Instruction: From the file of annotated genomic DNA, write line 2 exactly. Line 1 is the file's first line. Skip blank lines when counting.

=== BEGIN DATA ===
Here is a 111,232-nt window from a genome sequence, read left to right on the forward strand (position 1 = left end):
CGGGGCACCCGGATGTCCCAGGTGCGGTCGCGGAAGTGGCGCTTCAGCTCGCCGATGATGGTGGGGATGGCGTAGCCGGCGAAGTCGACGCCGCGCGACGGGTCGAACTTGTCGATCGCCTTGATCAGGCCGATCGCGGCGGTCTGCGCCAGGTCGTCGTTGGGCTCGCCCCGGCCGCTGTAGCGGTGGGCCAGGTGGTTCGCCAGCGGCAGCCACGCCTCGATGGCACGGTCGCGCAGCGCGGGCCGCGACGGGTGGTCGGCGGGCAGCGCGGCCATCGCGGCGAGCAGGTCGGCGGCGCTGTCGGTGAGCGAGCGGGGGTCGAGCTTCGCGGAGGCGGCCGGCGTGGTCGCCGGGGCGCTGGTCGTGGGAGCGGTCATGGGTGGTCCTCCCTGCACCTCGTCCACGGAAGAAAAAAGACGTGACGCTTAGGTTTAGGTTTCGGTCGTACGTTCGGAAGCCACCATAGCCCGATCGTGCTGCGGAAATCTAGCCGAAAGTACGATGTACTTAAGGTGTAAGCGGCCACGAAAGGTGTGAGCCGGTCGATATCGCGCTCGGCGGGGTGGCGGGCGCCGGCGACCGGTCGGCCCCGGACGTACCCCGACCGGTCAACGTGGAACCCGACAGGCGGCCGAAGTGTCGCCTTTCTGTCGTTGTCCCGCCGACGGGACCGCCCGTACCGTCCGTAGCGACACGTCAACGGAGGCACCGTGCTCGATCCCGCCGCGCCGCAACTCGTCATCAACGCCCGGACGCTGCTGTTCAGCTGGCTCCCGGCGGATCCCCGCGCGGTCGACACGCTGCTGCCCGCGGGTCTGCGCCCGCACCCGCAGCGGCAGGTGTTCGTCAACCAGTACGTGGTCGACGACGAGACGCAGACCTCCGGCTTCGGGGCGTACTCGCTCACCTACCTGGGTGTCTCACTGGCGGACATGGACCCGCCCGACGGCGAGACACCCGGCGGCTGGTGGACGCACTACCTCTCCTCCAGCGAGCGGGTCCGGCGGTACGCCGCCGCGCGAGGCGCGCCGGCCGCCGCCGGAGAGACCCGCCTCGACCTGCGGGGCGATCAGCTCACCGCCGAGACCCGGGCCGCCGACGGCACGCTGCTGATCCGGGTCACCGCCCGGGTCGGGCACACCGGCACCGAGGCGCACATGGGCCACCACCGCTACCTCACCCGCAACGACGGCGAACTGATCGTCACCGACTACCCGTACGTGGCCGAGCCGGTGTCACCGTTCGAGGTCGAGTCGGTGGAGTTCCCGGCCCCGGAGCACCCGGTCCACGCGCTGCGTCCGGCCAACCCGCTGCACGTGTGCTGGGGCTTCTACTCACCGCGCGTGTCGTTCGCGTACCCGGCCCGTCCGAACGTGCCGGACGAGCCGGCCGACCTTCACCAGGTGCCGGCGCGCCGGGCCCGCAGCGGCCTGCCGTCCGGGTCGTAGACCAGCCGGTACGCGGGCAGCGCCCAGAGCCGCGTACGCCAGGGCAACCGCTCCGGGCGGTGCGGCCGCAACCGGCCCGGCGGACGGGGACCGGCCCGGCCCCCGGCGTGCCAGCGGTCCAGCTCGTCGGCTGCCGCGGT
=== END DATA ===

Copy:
CGGGGCACCCGGATGTCCCAGGTGCGGTCGCGGAAGTGGCGCTTCAGCTCGCCGATGATGGTGGGGATGGCGTAGCCGGCGAAGTCGACGCCGCGCGACGGGTCGAACTTGTCGATCGCCTTGATCAGGCCGATCGCGGCGGTCTGCGCCAGGTCGTCGTTGGGCTCGCCCCGGCCGCTGTAGCGGTGGGCCAGGTGGTTCGCCAGCGGCAGCCACGCCTCGATGGCACGGTCGCGCAGCGCGGGCCGCGACGGGTGGTCGGCGGGCAGCGCGGCCATCGCGGCGAGCAGGTCGGCGGCGCTGTCGGTGAGCGAGCGGGGGTCGAGCTTCGCGGAGGCGGCCGGCGTGGTCGCCGGGGCGCTGGTCGTGGGAGCGGTCATGGGTGGTCCTCCCTGCACCTCGTCCACGGAAGAAAAAAGACGTGACGCTTAGGTTTAGGTTTCGGTCGTACGTTCGGAAGCCACCATAGCCCGATCGTGCTGCGGAAATCTAGCCGAAAGTACGATGTACTTAAGGTGTAAGCGGCCACGAAAGGTGTGAGCCGGTCGATATCGCGCTCGGCGGGGTGGCGGGCGCCGGCGACCGGTCGGCCCCGGACGTACCCCGACCGGTCAACGTGGAACCCGACAGGCGGCCGAAGTGTCGCCTTTCTGTCGTTGTCCCGCCGACGGGACCGCCCGTACCGTCCGTAGCGACACGTCAACGGAGGCACCGTGCTCGATCCCGCCGCGCCGCAACTCGTCATCAACGCCCGGACGCTGCTGTTCAGCTGGCTCCCGGCGGATCCCCGCGCGGTCGACACGCTGCTGCCCGCGGGTCTGCGCCCGCACCCGCAGCGGCAGGTGTTCGTCAACCAGTACGTGGTCGACGACGAGACGCAGACCTCCGGCTTCGGGGCGTACTCGCTCACCTACCTGGGTGTCTCACTGGCGGACATGGACCCGCCCGACGGCGAGACACCCGGCGGCTGGTGGACGCACTACCTCTCCTCCAGCGAGCGGGTCCGGCGGTACGCCGCCGCGCGAGGCGCGCCGGCCGCCGCCGGAGAGACCCGCCTCGACCTGCGGGGCGATCAGCTCACCGCCGAGACCCGGGCCGCCGACGGCACGCTGCTGATCCGGGTCACCGCCCGGGTCGGGCACACCGGCACCGAGGCGCACATGGGCCACCACCGCTACCTCACCCGCAACGACGGCGAACTGATCGTCACCGACTACCCGTACGTGGCCGAGCCGGTGTCACCGTTCGAGGTCGAGTCGGTGGAGTTCCCGGCCCCGGAGCACCCGGTCCACGCGCTGCGTCCGGCCAACCCGCTGCACGTGTGCTGGGGCTTCTACTCACCGCGCGTGTCGTTCGCGTACCCGGCCCGTCCGAACGTGCCGGACGAGCCGGCCGACCTTCACCAGGTGCCGGCGCGCCGGGCCCGCAGCGGCCTGCCGTCCGGGTCGTAGACCAGCCGGTACGCGGGCAGCGCCCAGAGCCGCGTACGCCAGGGCAACCGCTCCGGGCGGTGCGGCCGCAACCGGCCCGGCGGACGGGGACCGGCCCGGCCCCCGGCGTGCCAGCGGTCCAGCTCGTCGGCTGCCGCGGT